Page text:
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efflux

[ef-luhks]
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noun
  1. outward flow, as of water.
  2. something that flows out; effluence.
  3. a passing or lapse of time.
  4. a passing away; expiration; ending.
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Also ef·flux·ion [ih-fluhk-shuh n] /ɪˈflʌk ʃən/ (for defs 3, 4).

Origin of efflux

1635–45; < Medieval Latin effluxus, equivalent to Latin ef- ef- + fluc-, variant stem of fluere to flow + -sus, for -tus suffix of v. action
Dictionary.com Unabridged Based on the Random House Unabridged Dictionary, © Random House, Inc. 2018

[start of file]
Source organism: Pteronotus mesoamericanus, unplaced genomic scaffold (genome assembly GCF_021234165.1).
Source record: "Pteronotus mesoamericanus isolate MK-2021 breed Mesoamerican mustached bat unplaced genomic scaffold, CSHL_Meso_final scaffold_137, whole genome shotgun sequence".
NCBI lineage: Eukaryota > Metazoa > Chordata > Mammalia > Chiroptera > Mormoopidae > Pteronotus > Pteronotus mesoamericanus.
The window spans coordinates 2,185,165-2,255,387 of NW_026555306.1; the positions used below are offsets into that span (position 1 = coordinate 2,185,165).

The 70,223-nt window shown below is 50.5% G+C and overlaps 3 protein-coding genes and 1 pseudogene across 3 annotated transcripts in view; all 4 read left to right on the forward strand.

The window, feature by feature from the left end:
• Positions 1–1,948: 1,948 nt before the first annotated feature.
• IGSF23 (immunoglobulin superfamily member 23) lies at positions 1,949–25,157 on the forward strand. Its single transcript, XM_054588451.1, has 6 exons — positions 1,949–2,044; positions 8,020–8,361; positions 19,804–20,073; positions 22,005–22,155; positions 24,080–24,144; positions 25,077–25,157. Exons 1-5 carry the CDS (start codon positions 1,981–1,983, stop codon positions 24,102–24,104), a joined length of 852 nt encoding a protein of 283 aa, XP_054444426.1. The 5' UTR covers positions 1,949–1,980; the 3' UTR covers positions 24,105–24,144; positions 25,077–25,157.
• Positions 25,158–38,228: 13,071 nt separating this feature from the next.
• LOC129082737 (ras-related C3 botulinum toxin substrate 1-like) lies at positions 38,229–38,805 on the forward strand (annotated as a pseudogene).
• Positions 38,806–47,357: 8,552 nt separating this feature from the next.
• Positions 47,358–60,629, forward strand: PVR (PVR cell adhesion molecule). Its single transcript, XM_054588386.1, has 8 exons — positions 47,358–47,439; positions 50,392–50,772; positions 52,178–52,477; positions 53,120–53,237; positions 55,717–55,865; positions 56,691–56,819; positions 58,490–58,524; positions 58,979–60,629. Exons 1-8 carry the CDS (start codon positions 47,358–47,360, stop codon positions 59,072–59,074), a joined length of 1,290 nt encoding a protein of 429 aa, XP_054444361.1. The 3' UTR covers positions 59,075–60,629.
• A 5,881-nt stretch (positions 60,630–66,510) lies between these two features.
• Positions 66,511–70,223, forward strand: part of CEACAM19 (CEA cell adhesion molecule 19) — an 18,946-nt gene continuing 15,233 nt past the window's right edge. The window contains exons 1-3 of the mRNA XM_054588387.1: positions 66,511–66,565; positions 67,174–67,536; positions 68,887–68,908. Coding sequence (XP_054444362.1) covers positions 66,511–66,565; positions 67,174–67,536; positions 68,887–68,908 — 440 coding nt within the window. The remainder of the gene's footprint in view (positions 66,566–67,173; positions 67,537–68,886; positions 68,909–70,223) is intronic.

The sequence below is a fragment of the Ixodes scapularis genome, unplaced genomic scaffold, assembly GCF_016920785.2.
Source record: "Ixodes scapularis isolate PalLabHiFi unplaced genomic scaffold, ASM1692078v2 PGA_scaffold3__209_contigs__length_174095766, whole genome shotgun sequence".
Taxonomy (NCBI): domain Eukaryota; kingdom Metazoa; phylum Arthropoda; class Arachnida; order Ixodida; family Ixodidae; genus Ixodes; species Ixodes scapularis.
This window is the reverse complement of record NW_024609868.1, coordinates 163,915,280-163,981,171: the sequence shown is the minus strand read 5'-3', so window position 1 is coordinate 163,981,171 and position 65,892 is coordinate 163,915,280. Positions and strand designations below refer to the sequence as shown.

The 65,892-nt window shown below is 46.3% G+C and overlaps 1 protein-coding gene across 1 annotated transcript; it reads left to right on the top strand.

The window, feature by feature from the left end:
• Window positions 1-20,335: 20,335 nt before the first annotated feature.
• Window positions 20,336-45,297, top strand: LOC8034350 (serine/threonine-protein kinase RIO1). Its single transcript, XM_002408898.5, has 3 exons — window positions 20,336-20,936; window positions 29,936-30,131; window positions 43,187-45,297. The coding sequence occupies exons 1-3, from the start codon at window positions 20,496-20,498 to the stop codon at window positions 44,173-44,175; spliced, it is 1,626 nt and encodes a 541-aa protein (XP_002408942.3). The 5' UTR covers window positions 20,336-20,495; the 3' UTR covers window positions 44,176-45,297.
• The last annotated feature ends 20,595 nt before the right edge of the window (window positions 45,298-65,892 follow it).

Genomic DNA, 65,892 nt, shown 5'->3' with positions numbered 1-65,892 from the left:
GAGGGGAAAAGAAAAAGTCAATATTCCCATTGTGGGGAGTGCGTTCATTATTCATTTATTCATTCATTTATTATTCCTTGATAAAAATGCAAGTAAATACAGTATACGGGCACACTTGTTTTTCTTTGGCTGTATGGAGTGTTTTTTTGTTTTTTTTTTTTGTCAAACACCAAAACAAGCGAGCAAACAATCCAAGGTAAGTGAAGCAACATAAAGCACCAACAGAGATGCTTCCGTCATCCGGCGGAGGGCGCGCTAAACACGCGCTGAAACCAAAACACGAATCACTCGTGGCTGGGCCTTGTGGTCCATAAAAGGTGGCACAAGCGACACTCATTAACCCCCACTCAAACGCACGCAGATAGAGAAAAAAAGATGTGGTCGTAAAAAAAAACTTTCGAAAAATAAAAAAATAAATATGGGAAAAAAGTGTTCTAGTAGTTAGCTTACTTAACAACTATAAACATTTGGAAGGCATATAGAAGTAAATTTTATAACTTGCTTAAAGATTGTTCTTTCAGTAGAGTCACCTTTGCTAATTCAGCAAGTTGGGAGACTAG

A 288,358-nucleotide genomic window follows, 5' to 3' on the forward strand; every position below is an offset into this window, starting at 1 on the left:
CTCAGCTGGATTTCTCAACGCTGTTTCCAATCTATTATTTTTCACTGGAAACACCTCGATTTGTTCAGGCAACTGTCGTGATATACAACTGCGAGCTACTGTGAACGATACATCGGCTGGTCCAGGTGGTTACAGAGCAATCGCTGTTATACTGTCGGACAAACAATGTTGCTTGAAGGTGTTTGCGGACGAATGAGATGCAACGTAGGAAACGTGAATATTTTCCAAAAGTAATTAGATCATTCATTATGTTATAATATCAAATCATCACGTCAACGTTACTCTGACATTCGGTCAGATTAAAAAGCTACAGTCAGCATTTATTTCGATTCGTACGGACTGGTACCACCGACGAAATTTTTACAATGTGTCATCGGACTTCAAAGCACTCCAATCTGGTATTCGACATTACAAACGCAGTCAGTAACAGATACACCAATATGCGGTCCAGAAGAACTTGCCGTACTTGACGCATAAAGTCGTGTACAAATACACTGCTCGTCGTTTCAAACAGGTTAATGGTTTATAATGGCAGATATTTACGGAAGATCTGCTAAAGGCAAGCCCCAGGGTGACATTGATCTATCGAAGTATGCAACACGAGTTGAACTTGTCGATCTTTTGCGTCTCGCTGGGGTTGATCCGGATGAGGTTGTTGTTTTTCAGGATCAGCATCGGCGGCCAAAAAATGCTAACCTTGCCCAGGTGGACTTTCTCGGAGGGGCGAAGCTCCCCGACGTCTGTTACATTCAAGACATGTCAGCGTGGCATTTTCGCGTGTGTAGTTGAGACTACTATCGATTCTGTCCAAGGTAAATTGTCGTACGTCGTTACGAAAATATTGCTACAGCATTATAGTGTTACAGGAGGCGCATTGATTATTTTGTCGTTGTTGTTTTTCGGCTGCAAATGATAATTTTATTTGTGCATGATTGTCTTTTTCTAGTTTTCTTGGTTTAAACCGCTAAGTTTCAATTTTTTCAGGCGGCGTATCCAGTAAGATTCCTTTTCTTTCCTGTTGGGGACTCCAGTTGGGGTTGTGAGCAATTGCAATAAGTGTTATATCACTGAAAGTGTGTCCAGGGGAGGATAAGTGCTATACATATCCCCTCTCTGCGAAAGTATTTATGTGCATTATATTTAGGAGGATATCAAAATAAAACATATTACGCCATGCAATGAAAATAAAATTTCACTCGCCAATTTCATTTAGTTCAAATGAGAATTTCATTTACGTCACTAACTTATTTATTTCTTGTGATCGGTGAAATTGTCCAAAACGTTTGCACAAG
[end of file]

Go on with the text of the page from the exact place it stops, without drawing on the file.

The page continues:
Examples from the Web for efflux

Historical Examples

  • Everything that he did and all that he said were merely the efflux of his high spirits as a schoolboy.

    The Fixed Period

    Anthony Trollope

  • Antoninus says that the soul of man is an efflux from the divinity.

    Thoughts of Marcus Aurelius Antoninus

    Marcus Aurelius Antoninus

  • The fancy shunned them—a problem not to be settled by sudden municipal edicts, but only by the efflux of generations.

    Your United States

    Arnold Bennett

  • Practical maxims are spoken of, as merely probable, Right and Wrong as the efflux of moral sentiments.

  • In general, however, the efflux of water at these inferior openings is surprisingly uniform.


Word Origin and History for efflux

n.

1640s, from Latin effluxus, past participle of effluere (see effluence).

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Online Etymology Dictionary, © 2010 Douglas Harper